I last posted on March 13, 2012. At that time, I was exploring what is meant by "coming home" in a number of contexts. One of those contexts was one of someone "being called home to heaven". Following my retirement and a wonderful trip to Wales, that someone in my life was my beloved husband, John Anthony Taylor.
Our final adventure together began as my Wales trip ended. I knew that he would be going into the hospital when I returned. Even as he picked me up at the airport, he was clearly struggling and I felt some pangs of guilt at having gone away. We stopped on the way home, retrieved the dogs from the kennel, and I spent the next few days getting over the jet lag. He was admitted to the hospital on May 13th for a procedure on his heart that was supposed to help with his congestive heart failure symptoms. On June 13th, John was flown (and I drove) to Duke University Medical Center in Durham, North Carolina for evaluation to determine if he would receive a rather complex heart and aortic arch transplant. His condition deteriorated rapidly after he arrived at Duke, and he developed pneumonia and a renal infection. He had a balloon pump inserted on or around June 20th and he was intubated on June 23rd. On July 5th, the doctors told me his kidneys were starting to fail. I called his family and suggested that they speed up their plans to come to Durham. They arrived on the evening of July 6th. We had the balloon pump turned off, the blood pressure elevating medication stopped and the breathing tube removed around 11:30 am on July 7th; and he was gone within ten minutes.
The next few hours were spent in meetings with various members of the Duke University's representatives for decedent affairs. My sister-in-law telephoned local funeral homes and cremation services in Durham. We selected a lovely box for the ashes. John's body was removed from the hospital and his cremation was scheduled for the following Tuesday. His brother and younger niece came to go with me to some appointments there in Durham and take care of some other items of business that needed to be done on Monday. We decided on the date for his memorial service and wrote the obituary. I waited in Durham for the appointed time to pick up his ashes on Wednesday, then I returned to Virginia.
The first few days I was back, I was a veritable whirlwind of activity. I cleaned up the kitchen, went to work out, and tried to get back to my Paleo diet. Everyone thought I was handling things so well. I was so proud of myself even as deep down, I knew better. I decided that I needed to visit my family, so I made arrangements to attend my family reunion. Then the memorial service was on July 31st. Once my family had left, and I was alone at the house, it really hit me; John is really gone and he's never coming back! I am never going to have a conversation or share a hug with him ever again! I was gutted; completely devastated. That evening, I received word that the cousin who, along with his angel of a wife, had been my support system in Durham, had also passed away.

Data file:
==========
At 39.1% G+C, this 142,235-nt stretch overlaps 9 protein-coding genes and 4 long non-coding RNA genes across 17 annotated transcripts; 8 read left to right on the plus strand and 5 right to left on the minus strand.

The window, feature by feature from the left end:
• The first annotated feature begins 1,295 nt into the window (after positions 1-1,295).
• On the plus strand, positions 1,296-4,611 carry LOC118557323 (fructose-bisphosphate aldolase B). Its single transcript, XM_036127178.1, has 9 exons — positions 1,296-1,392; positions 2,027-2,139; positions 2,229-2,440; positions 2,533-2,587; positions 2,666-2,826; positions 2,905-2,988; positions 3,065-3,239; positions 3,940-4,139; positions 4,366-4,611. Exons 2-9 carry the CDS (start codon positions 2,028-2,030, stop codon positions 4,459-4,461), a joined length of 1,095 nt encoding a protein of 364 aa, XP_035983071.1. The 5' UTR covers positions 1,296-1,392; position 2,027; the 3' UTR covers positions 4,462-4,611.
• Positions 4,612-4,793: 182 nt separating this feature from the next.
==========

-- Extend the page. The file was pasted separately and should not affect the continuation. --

Folks, the little boat that is carrying me down the river of my life has been tossed about on whitecapped waves, repeatedly bashed against the rocks and has now become marooned on a rather large boulder in the middle of the stream. I am wounded in a way I never imagined, and no matter how hard I try, I cannot seem to get off this rock and back to floating down the stream. The storms and flooding of retiring, the exhileration of going away for my first international trip, and the ordeal of watching the man I love lose his battle to stay alive have given way to the receding waters that have left me stranded with my oars out of the water. Despite my attempts to push myself off and back to the water, the vessel simply will not budge. So I sit here watching the currents that comprise the days of my life go by, wanting to get back into the stream but not being able to face the prospect of the storms and floods that would either enable me to float off this rock, or scuttle the ship completely. I have tried so hard to grab onto the ropes being tossed out to me, but I keep coming up short. So the sun's searing rays pierce my brain, resulting in my feeling burned, dried out and thirsty, all the way into my soul.
I know because I believe in the trinitarian God that at some point, I'll have the strength to work the oars, to catch a rope and to get back into the river. I don't know when that will happen, where the currents will take me or what God has planned for me at this point in my life. When I look back as far as my last post, I realize that I still have quite a number of my homes as defined therein. I still have my families, and friends. I still have the house in which my husband and I lived out our entire marriage. I still have the dogs we adopted 14 and 10 years ago.
So, I now have to figure out how to steer the vessel in the river once I get back into it. I'm sure that will take some time. I will probably allow my calculations and chartings to spill onto this page from time to time, and I ask in advance for your forgiveness. I've never been a widow before. I'm in uncharted territory now.